The culture of planning then shifted from mutual anticipation for the future that created inspiration to detached ideas that resisted individualism. However, Shanken believes that America’s passion for planning is ever-present. “This mission rests dormant in American culture, awaiting the right conditions to reassert itself,” he says. “Clearly, the culture of planning still has things to teach us.”

Stay tuned for more on the visionary designs of American architecture across the decades. For those interested in learning more about the wartime vision of postwar architecture, 194X: Architecture, Planning, and Consumer Culture on the American Home Front is available through a number of booksellers online.

A Brief History of Outdoor Living Spaces

While interior spaces make an argument for being the heart of a home, outdoor areas – like private terraces and sky decks – contribute space just as important for residents, especially in cities. At Optima, we recognize and share this appreciation for access to nature, which is one of the reasons residents in all of our communities have access to vibrant private terraces and communal rooftop sky decks. Today, we’re diving more into the history behind the beloved outdoor extensions. 

A private terrace at Optima Lakeview

Balconies and terraces have been an integral aspect of architecture across the world for millennia. Thanks to their assistance in increasing air circulation and illuminating the interiors of buildings, Ancient Greece helped popularize the functionality of balconies more than 2,000 years ago. Balconies and terraces continued as popular architectural additions across Europe for centuries, but it wasn’t until the year 1500 that the rooftop terrace was created, transferring the lush area from the facade of buildings to the roof. 

While these outdoor spaces were popular across the world, utilizing outdoor space for leisure wasn’t a focus for many homes until the mid-20th century. Before this, outdoor spaces, backyards, were popularly used to support families with livestock and gardens. But, as time shifted, so did the purpose of outdoor living spaces, changing from areas made to sustain families to those made to support leisure activities and entertainment.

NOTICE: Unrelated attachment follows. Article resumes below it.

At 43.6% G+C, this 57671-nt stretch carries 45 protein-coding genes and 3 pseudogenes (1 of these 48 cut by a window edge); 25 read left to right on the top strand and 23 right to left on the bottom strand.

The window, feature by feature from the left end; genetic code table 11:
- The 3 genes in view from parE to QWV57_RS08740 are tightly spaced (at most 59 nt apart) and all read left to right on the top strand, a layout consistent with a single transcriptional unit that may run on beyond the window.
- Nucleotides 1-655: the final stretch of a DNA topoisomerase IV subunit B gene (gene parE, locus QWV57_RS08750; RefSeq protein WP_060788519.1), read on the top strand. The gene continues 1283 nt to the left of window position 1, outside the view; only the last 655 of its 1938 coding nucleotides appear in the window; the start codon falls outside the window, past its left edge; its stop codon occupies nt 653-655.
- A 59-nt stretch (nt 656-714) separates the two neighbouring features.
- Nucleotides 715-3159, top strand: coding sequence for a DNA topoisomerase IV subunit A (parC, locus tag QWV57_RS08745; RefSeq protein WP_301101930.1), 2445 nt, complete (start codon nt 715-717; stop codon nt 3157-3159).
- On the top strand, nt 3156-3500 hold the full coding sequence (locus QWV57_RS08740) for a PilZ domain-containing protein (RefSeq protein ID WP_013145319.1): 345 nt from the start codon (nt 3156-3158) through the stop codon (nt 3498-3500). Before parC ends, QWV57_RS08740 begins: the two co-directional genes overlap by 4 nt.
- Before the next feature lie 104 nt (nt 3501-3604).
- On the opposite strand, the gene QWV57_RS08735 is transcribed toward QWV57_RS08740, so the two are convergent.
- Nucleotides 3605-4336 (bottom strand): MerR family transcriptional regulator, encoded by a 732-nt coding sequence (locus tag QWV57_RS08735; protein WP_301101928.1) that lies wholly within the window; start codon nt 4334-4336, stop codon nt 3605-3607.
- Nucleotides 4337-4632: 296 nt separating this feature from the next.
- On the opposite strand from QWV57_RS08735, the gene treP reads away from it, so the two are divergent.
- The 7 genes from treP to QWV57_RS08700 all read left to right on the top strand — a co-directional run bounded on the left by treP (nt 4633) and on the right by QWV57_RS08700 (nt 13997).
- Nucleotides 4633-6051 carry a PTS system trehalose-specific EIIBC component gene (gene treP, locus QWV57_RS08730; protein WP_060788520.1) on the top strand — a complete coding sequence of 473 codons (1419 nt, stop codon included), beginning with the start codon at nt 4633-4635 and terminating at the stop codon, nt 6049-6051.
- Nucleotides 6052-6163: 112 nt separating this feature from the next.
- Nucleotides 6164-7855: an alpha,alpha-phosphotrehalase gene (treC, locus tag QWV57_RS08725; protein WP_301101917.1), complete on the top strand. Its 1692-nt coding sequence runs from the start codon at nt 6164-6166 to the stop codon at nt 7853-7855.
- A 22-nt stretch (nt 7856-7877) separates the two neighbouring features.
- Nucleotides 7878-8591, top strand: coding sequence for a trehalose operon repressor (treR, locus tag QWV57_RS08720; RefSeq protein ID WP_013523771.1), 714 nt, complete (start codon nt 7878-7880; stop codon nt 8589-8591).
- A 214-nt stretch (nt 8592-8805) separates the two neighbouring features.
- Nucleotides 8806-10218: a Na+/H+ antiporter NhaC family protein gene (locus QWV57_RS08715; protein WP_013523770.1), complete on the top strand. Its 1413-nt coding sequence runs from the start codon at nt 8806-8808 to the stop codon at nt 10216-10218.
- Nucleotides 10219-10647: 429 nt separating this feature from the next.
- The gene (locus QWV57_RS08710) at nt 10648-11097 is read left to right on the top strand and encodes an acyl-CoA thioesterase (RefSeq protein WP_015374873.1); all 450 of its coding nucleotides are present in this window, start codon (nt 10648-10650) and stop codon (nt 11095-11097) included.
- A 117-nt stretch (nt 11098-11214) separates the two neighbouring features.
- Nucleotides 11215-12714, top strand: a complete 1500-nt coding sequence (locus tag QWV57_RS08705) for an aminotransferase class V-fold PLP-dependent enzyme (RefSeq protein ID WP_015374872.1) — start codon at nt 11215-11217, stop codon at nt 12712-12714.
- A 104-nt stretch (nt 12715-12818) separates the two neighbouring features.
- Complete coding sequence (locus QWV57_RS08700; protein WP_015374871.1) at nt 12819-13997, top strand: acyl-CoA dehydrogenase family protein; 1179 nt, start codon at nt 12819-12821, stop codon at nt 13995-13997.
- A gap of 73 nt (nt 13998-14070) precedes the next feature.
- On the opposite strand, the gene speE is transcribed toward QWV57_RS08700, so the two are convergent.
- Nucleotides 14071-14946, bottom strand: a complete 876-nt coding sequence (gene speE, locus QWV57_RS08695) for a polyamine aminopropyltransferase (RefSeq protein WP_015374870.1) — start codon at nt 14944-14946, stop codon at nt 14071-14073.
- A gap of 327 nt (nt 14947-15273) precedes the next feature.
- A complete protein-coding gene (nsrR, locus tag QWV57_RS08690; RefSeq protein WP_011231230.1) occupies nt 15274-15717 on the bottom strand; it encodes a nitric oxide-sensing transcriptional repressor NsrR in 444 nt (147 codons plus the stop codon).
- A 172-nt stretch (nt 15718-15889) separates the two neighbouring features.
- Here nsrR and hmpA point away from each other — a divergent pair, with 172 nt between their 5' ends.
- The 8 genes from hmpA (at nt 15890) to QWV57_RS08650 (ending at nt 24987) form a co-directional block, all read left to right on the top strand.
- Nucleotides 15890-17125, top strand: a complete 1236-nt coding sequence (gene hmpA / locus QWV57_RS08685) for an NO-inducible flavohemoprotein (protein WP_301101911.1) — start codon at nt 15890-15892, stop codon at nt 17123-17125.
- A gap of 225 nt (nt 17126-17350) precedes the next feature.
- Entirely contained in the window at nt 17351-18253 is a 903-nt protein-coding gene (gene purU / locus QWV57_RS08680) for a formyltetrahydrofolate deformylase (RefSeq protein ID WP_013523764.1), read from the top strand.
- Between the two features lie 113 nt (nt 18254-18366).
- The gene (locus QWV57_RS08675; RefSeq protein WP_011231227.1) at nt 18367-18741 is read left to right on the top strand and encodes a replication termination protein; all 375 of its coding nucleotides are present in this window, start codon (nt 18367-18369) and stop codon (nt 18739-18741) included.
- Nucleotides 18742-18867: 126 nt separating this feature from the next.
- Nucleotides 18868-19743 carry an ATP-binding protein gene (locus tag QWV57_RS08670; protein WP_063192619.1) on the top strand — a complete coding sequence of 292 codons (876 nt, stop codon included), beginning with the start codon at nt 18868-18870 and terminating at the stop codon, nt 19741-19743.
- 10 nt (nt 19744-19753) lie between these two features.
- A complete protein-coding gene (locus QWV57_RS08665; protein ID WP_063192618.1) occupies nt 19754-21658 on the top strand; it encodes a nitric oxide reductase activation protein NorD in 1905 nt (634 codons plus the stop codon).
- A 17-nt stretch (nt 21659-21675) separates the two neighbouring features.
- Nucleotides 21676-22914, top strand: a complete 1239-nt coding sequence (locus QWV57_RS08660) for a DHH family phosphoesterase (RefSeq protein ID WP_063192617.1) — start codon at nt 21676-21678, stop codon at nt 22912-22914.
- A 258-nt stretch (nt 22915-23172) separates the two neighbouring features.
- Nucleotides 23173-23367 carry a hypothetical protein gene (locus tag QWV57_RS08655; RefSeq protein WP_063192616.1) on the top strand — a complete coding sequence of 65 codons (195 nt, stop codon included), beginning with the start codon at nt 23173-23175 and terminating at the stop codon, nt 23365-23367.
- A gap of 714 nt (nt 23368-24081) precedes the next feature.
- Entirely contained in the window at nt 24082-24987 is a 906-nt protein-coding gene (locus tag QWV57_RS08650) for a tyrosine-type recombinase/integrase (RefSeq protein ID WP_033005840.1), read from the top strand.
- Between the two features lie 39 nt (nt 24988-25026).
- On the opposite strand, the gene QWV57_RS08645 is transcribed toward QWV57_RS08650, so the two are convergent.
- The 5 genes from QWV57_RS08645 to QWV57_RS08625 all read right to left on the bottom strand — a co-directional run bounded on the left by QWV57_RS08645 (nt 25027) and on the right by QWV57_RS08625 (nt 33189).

The sky deck at Optima Lakeview

Today, balconies, terraces and sky decks remain integral to the architecture of urban landscapes, functioning as modern-day backyards and greenspaces for city residents. Since their inception, outdoor living spaces have continued to evolve with time, changing purpose and look, and we can’t wait to see what innovations in the coming years will bring for design, architecture and sustainability.

Women in Architecture: Mary Colter

In the late 19th century when few women were to be found in the architecture field, Mary Colter disrupted the landscape with lasting impact. Her career was founded on lifelong passions that began with deep curiosity about Native American culture and a love of Arts and Crafts architecture that she was exposed to as a young girl. Learn more about her inspiring life and work below:

The Life of Mary Colter

Colter was born on April 4, 1869, in Pittsburgh, Pennsylvania, where she was raised by her merchant father, William Colter, and milliner mother, Rebecca Colter. As a child, Colter moved across America with her family, living in towns from Colorado to Texas before calling St. Paul, Minnesota home for the rest of her youth. In St. Paul, she acquainted herself with the large Sioux community in the city, immersing herself in their art and culture while profoundly influencing her architectural practice. 

After graduating high school at just 14 years old, Colter moved with her mother and enrolled in Oakland’s California School of Design, where she studied art and design. In California, she not only advanced her drawing skills but discovered an appreciation for architecture, thanks to an apprenticeship at a local firm. In 1891, she returned to St. Paul, where she found herself teaching art, design and architecture at Mechanics Arts High School for more than 15 years. Students of Colter later found themselves winning awards at the 1893 World’s Columbian Exposition and the 1904 Saint Louis World’s Fair.